Twenty-three years ago, when Anjaleka Kriplani decided to enter the interior design space, after graduating from New York’s Fashion Institute of Technology with a degree in Interior Architecture, there were hardly any women setting up businesses. Entrepreneurship was not the idea it has grown into now, despite the fact that her family had been exporting home accessories to the likes of Bloomingdale’s, Pottery Barn and Harrods, for two generations. “It’s difficult to sit at home and do lunches and teas after you’re exposed to working,” she says, of her year-long internship at Ralph Lauren, New York.
Back in India, she set up her interior design business, and went on to have clients like Lalit Suri, Kokila Ambani, and the Jindals. Alongside, she also launched stores by the brand name Renaisaance Homez, across five cities, importing home décor items. “I’ve seen the evolution of the space and the industry,” she says, talking of how people in 1997 were willing to buy imported sofas for ₹5 lakh and a metre of cloth for ₹10,000.
It’s not the same today, and that’s not just because of the pandemic. “Then duties were as high as 150% and people were willing to pay that. Today, people are price shopping, despite duties falling to between 22% and 25%. They know what is available all over the world, and are looking for the best deal,” she says, adding that the same industrial family is sometimes willing to spend only half of what they did a decade ago.
The pandemic brought its own woes: “The home segment was one where people felt the need to see, feel, and touch, but now, people are happy to shop online,” she says. Recognising the shift in the market, she has started a slew of services, to be accessible in the affordable luxury segment.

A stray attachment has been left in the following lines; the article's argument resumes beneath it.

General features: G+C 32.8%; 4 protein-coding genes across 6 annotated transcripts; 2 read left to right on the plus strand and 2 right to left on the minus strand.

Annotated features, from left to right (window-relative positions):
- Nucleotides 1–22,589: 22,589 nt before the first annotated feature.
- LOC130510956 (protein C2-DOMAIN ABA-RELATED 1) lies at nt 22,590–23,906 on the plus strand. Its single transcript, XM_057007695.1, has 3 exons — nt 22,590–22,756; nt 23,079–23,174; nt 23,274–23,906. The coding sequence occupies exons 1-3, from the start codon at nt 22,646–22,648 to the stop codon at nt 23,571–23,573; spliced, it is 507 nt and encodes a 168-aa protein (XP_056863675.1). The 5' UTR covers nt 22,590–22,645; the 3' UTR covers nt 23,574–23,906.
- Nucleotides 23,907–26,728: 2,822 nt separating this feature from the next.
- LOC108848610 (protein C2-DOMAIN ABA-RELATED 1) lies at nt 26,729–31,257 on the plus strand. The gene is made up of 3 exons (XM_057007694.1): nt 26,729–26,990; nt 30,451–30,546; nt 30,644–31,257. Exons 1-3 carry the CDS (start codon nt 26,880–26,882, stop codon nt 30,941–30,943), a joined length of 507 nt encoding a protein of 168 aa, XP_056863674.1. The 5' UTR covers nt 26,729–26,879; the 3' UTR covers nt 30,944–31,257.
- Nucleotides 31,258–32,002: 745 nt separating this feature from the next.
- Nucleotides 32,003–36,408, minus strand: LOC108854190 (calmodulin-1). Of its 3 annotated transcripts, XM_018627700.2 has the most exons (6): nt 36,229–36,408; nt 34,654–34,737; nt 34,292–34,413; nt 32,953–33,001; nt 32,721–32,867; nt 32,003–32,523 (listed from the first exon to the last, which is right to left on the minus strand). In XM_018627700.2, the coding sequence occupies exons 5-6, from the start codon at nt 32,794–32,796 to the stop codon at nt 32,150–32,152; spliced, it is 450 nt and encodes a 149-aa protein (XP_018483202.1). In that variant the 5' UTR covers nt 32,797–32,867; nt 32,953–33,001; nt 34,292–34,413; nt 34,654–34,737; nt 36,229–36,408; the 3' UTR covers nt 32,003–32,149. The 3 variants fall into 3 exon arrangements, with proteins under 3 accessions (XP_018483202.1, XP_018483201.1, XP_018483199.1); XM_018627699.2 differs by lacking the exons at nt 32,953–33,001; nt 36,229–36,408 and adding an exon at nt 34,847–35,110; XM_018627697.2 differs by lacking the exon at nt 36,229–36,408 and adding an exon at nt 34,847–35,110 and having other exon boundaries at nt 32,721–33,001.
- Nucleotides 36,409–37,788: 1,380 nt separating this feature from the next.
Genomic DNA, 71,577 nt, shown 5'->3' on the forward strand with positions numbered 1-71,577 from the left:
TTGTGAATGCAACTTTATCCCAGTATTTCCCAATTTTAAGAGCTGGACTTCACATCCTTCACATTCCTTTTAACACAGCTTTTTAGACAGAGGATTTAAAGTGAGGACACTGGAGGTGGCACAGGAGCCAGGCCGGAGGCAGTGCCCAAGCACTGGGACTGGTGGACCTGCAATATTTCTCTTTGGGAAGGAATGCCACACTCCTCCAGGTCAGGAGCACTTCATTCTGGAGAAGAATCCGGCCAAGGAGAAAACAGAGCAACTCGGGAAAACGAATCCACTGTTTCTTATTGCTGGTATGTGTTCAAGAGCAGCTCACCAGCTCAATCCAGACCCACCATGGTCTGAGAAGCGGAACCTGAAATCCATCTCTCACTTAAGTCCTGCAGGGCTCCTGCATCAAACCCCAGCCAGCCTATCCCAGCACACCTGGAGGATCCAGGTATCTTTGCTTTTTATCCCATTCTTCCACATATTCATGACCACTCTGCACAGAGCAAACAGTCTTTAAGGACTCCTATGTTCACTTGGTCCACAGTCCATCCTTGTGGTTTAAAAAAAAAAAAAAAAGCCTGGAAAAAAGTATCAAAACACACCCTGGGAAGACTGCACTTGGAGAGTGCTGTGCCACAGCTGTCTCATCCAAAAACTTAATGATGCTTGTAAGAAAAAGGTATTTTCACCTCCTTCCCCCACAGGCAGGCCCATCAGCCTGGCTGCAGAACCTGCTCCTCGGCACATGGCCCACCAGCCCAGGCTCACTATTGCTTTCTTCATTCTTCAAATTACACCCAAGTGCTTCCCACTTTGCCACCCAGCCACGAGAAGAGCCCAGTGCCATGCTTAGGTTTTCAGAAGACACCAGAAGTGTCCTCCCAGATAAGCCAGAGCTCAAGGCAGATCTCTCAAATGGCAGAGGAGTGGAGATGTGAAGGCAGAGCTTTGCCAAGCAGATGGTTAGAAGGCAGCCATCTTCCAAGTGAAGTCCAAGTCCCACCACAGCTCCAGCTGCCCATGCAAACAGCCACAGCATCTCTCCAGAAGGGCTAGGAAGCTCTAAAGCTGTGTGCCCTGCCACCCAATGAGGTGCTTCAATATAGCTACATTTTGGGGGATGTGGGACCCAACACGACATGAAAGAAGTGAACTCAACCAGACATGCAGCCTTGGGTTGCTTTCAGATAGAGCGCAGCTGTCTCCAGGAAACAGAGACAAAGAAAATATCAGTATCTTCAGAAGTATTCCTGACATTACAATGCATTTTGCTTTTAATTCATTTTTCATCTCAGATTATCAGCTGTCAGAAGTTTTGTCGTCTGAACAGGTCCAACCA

In May this year, with on-ground retail declining overall, online purchases picking up, and only one store in Delhi remaining, she launched her online store (Angiehomes.co) as a one-stop destination for home furniture and accessories, with an international and a made-in-India segment (under Angie’s India). “India has old, ethnic motifs, but a dohar or blanket can show them in a contemporary way that’s not ultra modern, while keeping our culture alive,” she says, adding that there are about 1,800 products under ₹50,000 on the website, and over 1,500 under ₹25,000, sourced from across India.
The most popular are tableware, followed by carpets (both wool and silk), with the aesthetic leaning towards the semi-formal and the functional rather than the purely ornamental.
In terms of art, “There has been a transitional shift,” she says, with both ends of the spectrum (photographs and lithographs at the lower end and the masters and traditional art like Tanjores at the high end) becoming popular. “There’s a slump in the mid-segment.”
Besides traditional interior design, she has also introduced styling services so that customers can experiment with buying furniture and home accents under the guidance of a professional, or even use their existing ones to refashion even a single room. There’s also a tie-up with Axis Bank, to help people fund their dream home interiors through an EMI.
In a still nascent sector, Anjaleka has also introduced a bridal and kids’ registry, for those who want to book objects and have people who’d like to gift, pay towards them online.
“We want everyone to feel welcome,” she says.
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